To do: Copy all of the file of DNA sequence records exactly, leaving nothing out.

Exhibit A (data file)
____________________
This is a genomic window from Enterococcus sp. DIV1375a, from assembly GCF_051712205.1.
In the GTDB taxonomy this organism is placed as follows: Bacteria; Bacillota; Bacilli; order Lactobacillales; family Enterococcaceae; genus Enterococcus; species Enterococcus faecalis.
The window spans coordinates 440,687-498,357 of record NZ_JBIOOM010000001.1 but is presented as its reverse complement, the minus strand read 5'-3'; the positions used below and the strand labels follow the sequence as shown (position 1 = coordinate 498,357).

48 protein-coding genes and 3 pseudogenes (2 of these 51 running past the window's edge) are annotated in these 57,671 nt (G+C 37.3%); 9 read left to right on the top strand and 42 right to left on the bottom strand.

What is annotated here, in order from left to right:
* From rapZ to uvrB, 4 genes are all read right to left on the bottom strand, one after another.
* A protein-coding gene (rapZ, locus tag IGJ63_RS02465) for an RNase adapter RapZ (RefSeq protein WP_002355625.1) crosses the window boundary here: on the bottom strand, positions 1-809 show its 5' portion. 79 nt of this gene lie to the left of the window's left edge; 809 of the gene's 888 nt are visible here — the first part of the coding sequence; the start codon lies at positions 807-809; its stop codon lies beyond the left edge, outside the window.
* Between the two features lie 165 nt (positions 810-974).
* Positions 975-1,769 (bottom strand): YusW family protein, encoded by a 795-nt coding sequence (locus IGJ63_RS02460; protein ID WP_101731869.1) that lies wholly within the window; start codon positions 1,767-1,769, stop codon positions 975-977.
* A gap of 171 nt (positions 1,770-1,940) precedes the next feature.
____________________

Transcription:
This is a genomic window from Enterococcus sp. DIV1375a, from assembly GCF_051712205.1.
In the GTDB taxonomy this organism is placed as follows: Bacteria; Bacillota; Bacilli; order Lactobacillales; family Enterococcaceae; genus Enterococcus; species Enterococcus faecalis.
The window spans coordinates 440,687-498,357 of record NZ_JBIOOM010000001.1 but is presented as its reverse complement, the minus strand read 5'-3'; the positions used below and the strand labels follow the sequence as shown (position 1 = coordinate 498,357).

48 protein-coding genes and 3 pseudogenes (2 of these 51 running past the window's edge) are annotated in these 57,671 nt (G+C 37.3%); 9 read left to right on the top strand and 42 right to left on the bottom strand.

What is annotated here, in order from left to right:
* From rapZ to uvrB, 4 genes are all read right to left on the bottom strand, one after another.
* A protein-coding gene (rapZ, locus tag IGJ63_RS02465) for an RNase adapter RapZ (RefSeq protein WP_002355625.1) crosses the window boundary here: on the bottom strand, positions 1-809 show its 5' portion. 79 nt of this gene lie to the left of the window's left edge; 809 of the gene's 888 nt are visible here — the first part of the coding sequence; the start codon lies at positions 807-809; its stop codon lies beyond the left edge, outside the window.
* Between the two features lie 165 nt (positions 810-974).
* Positions 975-1,769 (bottom strand): YusW family protein, encoded by a 795-nt coding sequence (locus IGJ63_RS02460; protein ID WP_101731869.1) that lies wholly within the window; start codon positions 1,767-1,769, stop codon positions 975-977.
* A gap of 171 nt (positions 1,770-1,940) precedes the next feature.